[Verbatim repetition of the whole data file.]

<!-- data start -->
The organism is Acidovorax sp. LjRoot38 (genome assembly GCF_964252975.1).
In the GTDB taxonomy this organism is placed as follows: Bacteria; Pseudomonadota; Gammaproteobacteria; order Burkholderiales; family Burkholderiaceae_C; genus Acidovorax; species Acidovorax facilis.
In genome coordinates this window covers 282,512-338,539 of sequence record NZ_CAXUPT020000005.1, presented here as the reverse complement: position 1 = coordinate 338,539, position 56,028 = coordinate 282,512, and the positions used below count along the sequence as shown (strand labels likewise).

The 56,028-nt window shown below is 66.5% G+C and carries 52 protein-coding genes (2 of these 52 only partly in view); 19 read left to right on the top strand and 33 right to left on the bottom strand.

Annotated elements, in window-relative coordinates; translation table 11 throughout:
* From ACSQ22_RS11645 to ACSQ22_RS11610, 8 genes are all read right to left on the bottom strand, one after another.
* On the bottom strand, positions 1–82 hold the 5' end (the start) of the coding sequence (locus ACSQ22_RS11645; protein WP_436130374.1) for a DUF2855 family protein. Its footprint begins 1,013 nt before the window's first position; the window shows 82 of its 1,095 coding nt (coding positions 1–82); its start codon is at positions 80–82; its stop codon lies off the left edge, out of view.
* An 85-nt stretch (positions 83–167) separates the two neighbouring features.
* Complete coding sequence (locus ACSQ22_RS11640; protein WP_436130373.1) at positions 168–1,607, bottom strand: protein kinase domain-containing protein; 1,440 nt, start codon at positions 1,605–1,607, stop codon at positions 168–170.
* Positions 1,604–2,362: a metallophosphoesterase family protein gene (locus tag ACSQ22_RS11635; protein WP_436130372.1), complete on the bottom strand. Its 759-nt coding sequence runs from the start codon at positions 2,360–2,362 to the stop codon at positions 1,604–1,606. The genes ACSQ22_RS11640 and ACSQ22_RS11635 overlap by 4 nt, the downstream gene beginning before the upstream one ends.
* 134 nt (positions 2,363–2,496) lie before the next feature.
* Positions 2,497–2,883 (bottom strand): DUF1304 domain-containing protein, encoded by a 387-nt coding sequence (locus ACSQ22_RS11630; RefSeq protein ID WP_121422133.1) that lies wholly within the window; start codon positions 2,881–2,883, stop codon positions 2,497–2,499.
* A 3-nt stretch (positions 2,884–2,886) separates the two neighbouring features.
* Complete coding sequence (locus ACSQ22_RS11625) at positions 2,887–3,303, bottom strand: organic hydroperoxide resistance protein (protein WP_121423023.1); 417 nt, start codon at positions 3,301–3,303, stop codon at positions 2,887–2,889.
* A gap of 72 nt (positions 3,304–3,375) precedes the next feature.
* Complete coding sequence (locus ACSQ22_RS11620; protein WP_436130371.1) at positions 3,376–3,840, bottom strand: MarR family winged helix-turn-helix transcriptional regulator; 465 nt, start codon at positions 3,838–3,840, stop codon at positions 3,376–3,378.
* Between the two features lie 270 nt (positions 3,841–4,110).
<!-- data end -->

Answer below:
The organism is Acidovorax sp. LjRoot38 (genome assembly GCF_964252975.1).
In the GTDB taxonomy this organism is placed as follows: Bacteria; Pseudomonadota; Gammaproteobacteria; order Burkholderiales; family Burkholderiaceae_C; genus Acidovorax; species Acidovorax facilis.
In genome coordinates this window covers 282,512-338,539 of sequence record NZ_CAXUPT020000005.1, presented here as the reverse complement: position 1 = coordinate 338,539, position 56,028 = coordinate 282,512, and the positions used below count along the sequence as shown (strand labels likewise).

The 56,028-nt window shown below is 66.5% G+C and carries 52 protein-coding genes (2 of these 52 only partly in view); 19 read left to right on the top strand and 33 right to left on the bottom strand.

Annotated elements, in window-relative coordinates; translation table 11 throughout:
* From ACSQ22_RS11645 to ACSQ22_RS11610, 8 genes are all read right to left on the bottom strand, one after another.
* On the bottom strand, positions 1–82 hold the 5' end (the start) of the coding sequence (locus ACSQ22_RS11645; protein WP_436130374.1) for a DUF2855 family protein. Its footprint begins 1,013 nt before the window's first position; the window shows 82 of its 1,095 coding nt (coding positions 1–82); its start codon is at positions 80–82; its stop codon lies off the left edge, out of view.
* An 85-nt stretch (positions 83–167) separates the two neighbouring features.
* Complete coding sequence (locus ACSQ22_RS11640; protein WP_436130373.1) at positions 168–1,607, bottom strand: protein kinase domain-containing protein; 1,440 nt, start codon at positions 1,605–1,607, stop codon at positions 168–170.
* Positions 1,604–2,362: a metallophosphoesterase family protein gene (locus tag ACSQ22_RS11635; protein WP_436130372.1), complete on the bottom strand. Its 759-nt coding sequence runs from the start codon at positions 2,360–2,362 to the stop codon at positions 1,604–1,606. The genes ACSQ22_RS11640 and ACSQ22_RS11635 overlap by 4 nt, the downstream gene beginning before the upstream one ends.
* 134 nt (positions 2,363–2,496) lie before the next feature.
* Positions 2,497–2,883 (bottom strand): DUF1304 domain-containing protein, encoded by a 387-nt coding sequence (locus ACSQ22_RS11630; RefSeq protein ID WP_121422133.1) that lies wholly within the window; start codon positions 2,881–2,883, stop codon positions 2,497–2,499.
* A 3-nt stretch (positions 2,884–2,886) separates the two neighbouring features.
* Complete coding sequence (locus ACSQ22_RS11625) at positions 2,887–3,303, bottom strand: organic hydroperoxide resistance protein (protein WP_121423023.1); 417 nt, start codon at positions 3,301–3,303, stop codon at positions 2,887–2,889.
* A gap of 72 nt (positions 3,304–3,375) precedes the next feature.
* Complete coding sequence (locus ACSQ22_RS11620; protein WP_436130371.1) at positions 3,376–3,840, bottom strand: MarR family winged helix-turn-helix transcriptional regulator; 465 nt, start codon at positions 3,838–3,840, stop codon at positions 3,376–3,378.
* Between the two features lie 270 nt (positions 3,841–4,110).